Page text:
New RGM International Airport terminal commissioning tomorrow

PRESIDENT Emmerson Mnangagwa will officially commission the Robert Gabriel Mugabe (RGM) International Airport terminal tomorrow, the Airports Company of Zimbabwe (ACZ) has said.

Government injected about US$153 million into the construction of the facility, the third such undertaking following similar projects at Joshua Mqabuko Nkomo International Airport in Bulawayo and the Victoria Falls International Airport.

ACZ chief executive officer Tawanda Gusha told NewsDay Business that they were anticipating new airlines to fly into the destination in the wake of the new wing’s commissioning.

“We have finished the new infrastructure and we are just finalising the aerobridges and we are opening it officially on Friday the 14th, that’s when the President is coming to open it officially,” he said.

“I think we are already getting positive feedback from the public about the new wing and we are expecting additional airlines.”

Recently, ACZ board chairperson, Devnada Popatlal revealed that the expansion project would see the airport handling at least seven million passengers annually from about 1,3 million currently.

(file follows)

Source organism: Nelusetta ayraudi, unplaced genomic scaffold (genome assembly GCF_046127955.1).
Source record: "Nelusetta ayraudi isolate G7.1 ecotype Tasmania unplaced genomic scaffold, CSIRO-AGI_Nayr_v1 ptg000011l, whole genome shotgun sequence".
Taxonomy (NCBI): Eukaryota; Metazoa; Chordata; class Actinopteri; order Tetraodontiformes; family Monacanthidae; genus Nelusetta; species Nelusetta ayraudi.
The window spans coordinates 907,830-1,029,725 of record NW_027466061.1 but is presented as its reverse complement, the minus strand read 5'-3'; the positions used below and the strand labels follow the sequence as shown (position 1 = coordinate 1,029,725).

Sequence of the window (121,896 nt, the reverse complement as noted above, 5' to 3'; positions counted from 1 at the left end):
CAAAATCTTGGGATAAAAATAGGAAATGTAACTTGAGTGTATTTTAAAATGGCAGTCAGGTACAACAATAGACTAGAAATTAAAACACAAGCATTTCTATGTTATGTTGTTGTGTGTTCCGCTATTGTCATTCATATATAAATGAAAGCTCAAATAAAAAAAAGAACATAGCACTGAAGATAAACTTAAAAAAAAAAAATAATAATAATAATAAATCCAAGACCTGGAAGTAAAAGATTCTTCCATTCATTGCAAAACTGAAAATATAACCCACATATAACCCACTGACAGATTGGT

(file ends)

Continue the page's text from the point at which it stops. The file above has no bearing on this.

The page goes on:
“The impact of the increase of visitors to the airport will be [felt] immediately in the business sector and ... our management is ready and open for business,” Popatlal said.

“That mantra applies not only to the aviation industry, but it applies to all sectors of the economy because that is the way Zimbabweans have demonstrated resilience and bravery in terms of taking the country forward.”

Last year, Civil Aviation Authority of Zimbabwe director-general Elisha Chingosho told our sister publication The Standard that passenger numbers into Zimbabwe’s airports would rise above pre-pandemic levels in 2023, as traffic improves in the aftermath of hard lockdowns globally, opening opportunities for investments into a range of services that support airlines.

He said passenger numbers from 17 international and local airlines servicing Zimbabwe would rise by 80% compared to 2019 when the carriers moved 1,5 million people.

This represents growth to almost three million passengers this year, a positive trajectory for an industry that was battered by stringent global travel restrictions at the height of the COVID-19 pandemic between 2020 and 2022.

According to the International Air Transport Association, African passenger numbers are expected to recover more gradually than in other regions, reaching 76% of 2019 levels and surpassing precrisis levels only in 2025.

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